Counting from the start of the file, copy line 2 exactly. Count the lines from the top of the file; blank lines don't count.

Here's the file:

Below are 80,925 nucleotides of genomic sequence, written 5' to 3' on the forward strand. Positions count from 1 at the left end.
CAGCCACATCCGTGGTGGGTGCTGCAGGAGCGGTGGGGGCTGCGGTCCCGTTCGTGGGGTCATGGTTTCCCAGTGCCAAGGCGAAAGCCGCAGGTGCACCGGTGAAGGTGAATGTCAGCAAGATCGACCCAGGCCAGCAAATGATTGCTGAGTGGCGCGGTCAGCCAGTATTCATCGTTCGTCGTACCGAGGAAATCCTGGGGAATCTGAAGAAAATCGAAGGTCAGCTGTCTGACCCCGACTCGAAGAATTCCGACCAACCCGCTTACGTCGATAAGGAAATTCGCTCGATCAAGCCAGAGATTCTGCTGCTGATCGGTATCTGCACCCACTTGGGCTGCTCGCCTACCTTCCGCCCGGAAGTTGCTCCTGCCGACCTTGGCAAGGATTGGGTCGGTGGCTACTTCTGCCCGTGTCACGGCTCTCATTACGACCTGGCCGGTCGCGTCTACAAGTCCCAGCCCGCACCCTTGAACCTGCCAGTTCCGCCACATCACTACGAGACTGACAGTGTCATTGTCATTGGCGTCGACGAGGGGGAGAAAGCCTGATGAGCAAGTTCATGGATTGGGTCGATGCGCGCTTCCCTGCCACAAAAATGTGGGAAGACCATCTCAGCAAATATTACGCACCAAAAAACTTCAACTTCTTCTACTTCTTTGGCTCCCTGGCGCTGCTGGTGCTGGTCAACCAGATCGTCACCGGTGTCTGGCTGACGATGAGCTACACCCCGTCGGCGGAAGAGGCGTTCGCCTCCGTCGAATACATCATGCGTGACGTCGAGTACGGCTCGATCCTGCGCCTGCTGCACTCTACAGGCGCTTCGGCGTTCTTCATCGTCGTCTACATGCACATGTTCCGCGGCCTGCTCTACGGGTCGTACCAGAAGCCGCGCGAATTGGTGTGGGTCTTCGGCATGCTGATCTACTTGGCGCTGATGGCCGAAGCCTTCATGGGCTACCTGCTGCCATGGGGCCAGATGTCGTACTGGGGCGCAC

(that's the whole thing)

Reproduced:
CAGCCACATCCGTGGTGGGTGCTGCAGGAGCGGTGGGGGCTGCGGTCCCGTTCGTGGGGTCATGGTTTCCCAGTGCCAAGGCGAAAGCCGCAGGTGCACCGGTGAAGGTGAATGTCAGCAAGATCGACCCAGGCCAGCAAATGATTGCTGAGTGGCGCGGTCAGCCAGTATTCATCGTTCGTCGTACCGAGGAAATCCTGGGGAATCTGAAGAAAATCGAAGGTCAGCTGTCTGACCCCGACTCGAAGAATTCCGACCAACCCGCTTACGTCGATAAGGAAATTCGCTCGATCAAGCCAGAGATTCTGCTGCTGATCGGTATCTGCACCCACTTGGGCTGCTCGCCTACCTTCCGCCCGGAAGTTGCTCCTGCCGACCTTGGCAAGGATTGGGTCGGTGGCTACTTCTGCCCGTGTCACGGCTCTCATTACGACCTGGCCGGTCGCGTCTACAAGTCCCAGCCCGCACCCTTGAACCTGCCAGTTCCGCCACATCACTACGAGACTGACAGTGTCATTGTCATTGGCGTCGACGAGGGGGAGAAAGCCTGATGAGCAAGTTCATGGATTGGGTCGATGCGCGCTTCCCTGCCACAAAAATGTGGGAAGACCATCTCAGCAAATATTACGCACCAAAAAACTTCAACTTCTTCTACTTCTTTGGCTCCCTGGCGCTGCTGGTGCTGGTCAACCAGATCGTCACCGGTGTCTGGCTGACGATGAGCTACACCCCGTCGGCGGAAGAGGCGTTCGCCTCCGTCGAATACATCATGCGTGACGTCGAGTACGGCTCGATCCTGCGCCTGCTGCACTCTACAGGCGCTTCGGCGTTCTTCATCGTCGTCTACATGCACATGTTCCGCGGCCTGCTCTACGGGTCGTACCAGAAGCCGCGCGAATTGGTGTGGGTCTTCGGCATGCTGATCTACTTGGCGCTGATGGCCGAAGCCTTCATGGGCTACCTGCTGCCATGGGGCCAGATGTCGTACTGGGGCGCAC